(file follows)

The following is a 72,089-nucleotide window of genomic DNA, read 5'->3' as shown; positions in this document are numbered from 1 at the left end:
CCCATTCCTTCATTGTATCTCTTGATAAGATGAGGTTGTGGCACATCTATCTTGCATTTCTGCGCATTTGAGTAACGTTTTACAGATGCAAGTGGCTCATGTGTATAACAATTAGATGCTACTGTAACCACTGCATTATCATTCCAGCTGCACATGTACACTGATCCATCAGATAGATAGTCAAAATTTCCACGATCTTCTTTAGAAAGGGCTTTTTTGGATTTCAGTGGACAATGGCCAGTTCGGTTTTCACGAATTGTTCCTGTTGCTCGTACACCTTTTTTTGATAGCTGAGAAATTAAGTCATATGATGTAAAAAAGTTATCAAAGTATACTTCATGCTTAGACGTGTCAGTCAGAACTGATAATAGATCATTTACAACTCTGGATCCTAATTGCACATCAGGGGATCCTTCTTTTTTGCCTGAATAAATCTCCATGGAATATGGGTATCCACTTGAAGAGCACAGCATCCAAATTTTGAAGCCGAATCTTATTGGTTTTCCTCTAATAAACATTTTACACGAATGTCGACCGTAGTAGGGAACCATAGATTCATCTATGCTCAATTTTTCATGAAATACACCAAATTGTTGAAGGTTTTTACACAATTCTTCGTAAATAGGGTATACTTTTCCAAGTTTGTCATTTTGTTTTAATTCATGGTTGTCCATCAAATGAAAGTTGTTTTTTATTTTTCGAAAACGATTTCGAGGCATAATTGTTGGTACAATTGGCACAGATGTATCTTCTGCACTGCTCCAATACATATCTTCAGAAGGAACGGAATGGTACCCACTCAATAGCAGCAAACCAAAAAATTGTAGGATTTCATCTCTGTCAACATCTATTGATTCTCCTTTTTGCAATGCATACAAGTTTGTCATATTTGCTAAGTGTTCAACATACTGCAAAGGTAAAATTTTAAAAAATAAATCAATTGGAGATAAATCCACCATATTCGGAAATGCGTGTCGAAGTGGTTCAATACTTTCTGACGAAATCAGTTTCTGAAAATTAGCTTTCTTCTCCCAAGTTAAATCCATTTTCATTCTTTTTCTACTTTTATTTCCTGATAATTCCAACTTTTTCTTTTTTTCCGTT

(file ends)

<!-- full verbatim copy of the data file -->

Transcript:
The following is a 72,089-nucleotide window of genomic DNA, read 5'->3' as shown; positions in this document are numbered from 1 at the left end:
CCCATTCCTTCATTGTATCTCTTGATAAGATGAGGTTGTGGCACATCTATCTTGCATTTCTGCGCATTTGAGTAACGTTTTACAGATGCAAGTGGCTCATGTGTATAACAATTAGATGCTACTGTAACCACTGCATTATCATTCCAGCTGCACATGTACACTGATCCATCAGATAGATAGTCAAAATTTCCACGATCTTCTTTAGAAAGGGCTTTTTTGGATTTCAGTGGACAATGGCCAGTTCGGTTTTCACGAATTGTTCCTGTTGCTCGTACACCTTTTTTTGATAGCTGAGAAATTAAGTCATATGATGTAAAAAAGTTATCAAAGTATACTTCATGCTTAGACGTGTCAGTCAGAACTGATAATAGATCATTTACAACTCTGGATCCTAATTGCACATCAGGGGATCCTTCTTTTTTGCCTGAATAAATCTCCATGGAATATGGGTATCCACTTGAAGAGCACAGCATCCAAATTTTGAAGCCGAATCTTATTGGTTTTCCTCTAATAAACATTTTACACGAATGTCGACCGTAGTAGGGAACCATAGATTCATCTATGCTCAATTTTTCATGAAATACACCAAATTGTTGAAGGTTTTTACACAATTCTTCGTAAATAGGGTATACTTTTCCAAGTTTGTCATTTTGTTTTAATTCATGGTTGTCCATCAAATGAAAGTTGTTTTTTATTTTTCGAAAACGATTTCGAGGCATAATTGTTGGTACAATTGGCACAGATGTATCTTCTGCACTGCTCCAATACATATCTTCAGAAGGAACGGAATGGTACCCACTCAATAGCAGCAAACCAAAAAATTGTAGGATTTCATCTCTGTCAACATCTATTGATTCTCCTTTTTGCAATGCATACAAGTTTGTCATATTTGCTAAGTGTTCAACATACTGCAAAGGTAAAATTTTAAAAAATAAATCAATTGGAGATAAATCCACCATATTCGGAAATGCGTGTCGAAGTGGTTCAATACTTTCTGACGAAATCAGTTTCTGAAAATTAGCTTTCTTCTCCCAAGTTAAATCCATTTTCATTCTTTTTCTACTTTTATTTCCTGATAATTCCAACTTTTTCTTTTTTTCCGTT